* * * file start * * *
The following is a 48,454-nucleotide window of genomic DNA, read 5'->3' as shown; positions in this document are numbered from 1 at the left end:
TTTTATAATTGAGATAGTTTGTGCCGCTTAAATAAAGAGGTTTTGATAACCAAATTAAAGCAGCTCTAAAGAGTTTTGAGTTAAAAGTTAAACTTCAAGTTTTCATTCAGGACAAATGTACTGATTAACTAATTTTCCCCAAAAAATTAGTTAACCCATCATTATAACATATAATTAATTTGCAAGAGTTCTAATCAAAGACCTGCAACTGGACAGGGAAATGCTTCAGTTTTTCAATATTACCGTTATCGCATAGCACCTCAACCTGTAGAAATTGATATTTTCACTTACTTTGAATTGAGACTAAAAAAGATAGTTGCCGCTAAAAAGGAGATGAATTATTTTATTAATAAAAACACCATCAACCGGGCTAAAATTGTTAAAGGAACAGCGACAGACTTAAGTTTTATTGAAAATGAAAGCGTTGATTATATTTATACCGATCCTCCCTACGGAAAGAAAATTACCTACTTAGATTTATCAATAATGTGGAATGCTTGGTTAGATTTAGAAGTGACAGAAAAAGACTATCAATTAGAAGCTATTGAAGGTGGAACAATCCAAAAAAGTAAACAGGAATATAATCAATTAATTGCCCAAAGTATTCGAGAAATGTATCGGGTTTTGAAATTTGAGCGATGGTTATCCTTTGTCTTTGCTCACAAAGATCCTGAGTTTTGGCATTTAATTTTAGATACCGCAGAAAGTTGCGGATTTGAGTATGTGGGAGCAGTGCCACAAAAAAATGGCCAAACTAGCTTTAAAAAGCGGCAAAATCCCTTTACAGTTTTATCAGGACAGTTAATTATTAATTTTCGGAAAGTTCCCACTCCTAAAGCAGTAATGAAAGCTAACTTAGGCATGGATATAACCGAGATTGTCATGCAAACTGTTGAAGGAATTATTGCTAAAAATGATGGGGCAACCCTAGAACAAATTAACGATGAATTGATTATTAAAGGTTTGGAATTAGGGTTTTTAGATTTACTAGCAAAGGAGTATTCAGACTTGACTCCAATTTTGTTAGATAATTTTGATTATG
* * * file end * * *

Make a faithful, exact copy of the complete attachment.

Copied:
The following is a 48,454-nucleotide window of genomic DNA, read 5'->3' as shown; positions in this document are numbered from 1 at the left end:
TTTTATAATTGAGATAGTTTGTGCCGCTTAAATAAAGAGGTTTTGATAACCAAATTAAAGCAGCTCTAAAGAGTTTTGAGTTAAAAGTTAAACTTCAAGTTTTCATTCAGGACAAATGTACTGATTAACTAATTTTCCCCAAAAAATTAGTTAACCCATCATTATAACATATAATTAATTTGCAAGAGTTCTAATCAAAGACCTGCAACTGGACAGGGAAATGCTTCAGTTTTTCAATATTACCGTTATCGCATAGCACCTCAACCTGTAGAAATTGATATTTTCACTTACTTTGAATTGAGACTAAAAAAGATAGTTGCCGCTAAAAAGGAGATGAATTATTTTATTAATAAAAACACCATCAACCGGGCTAAAATTGTTAAAGGAACAGCGACAGACTTAAGTTTTATTGAAAATGAAAGCGTTGATTATATTTATACCGATCCTCCCTACGGAAAGAAAATTACCTACTTAGATTTATCAATAATGTGGAATGCTTGGTTAGATTTAGAAGTGACAGAAAAAGACTATCAATTAGAAGCTATTGAAGGTGGAACAATCCAAAAAAGTAAACAGGAATATAATCAATTAATTGCCCAAAGTATTCGAGAAATGTATCGGGTTTTGAAATTTGAGCGATGGTTATCCTTTGTCTTTGCTCACAAAGATCCTGAGTTTTGGCATTTAATTTTAGATACCGCAGAAAGTTGCGGATTTGAGTATGTGGGAGCAGTGCCACAAAAAAATGGCCAAACTAGCTTTAAAAAGCGGCAAAATCCCTTTACAGTTTTATCAGGACAGTTAATTATTAATTTTCGGAAAGTTCCCACTCCTAAAGCAGTAATGAAAGCTAACTTAGGCATGGATATAACCGAGATTGTCATGCAAACTGTTGAAGGAATTATTGCTAAAAATGATGGGGCAACCCTAGAACAAATTAACGATGAATTGATTATTAAAGGTTTGGAATTAGGGTTTTTAGATTTACTAGCAAAGGAGTATTCAGACTTGACTCCAATTTTGTTAGATAATTTTGATTATG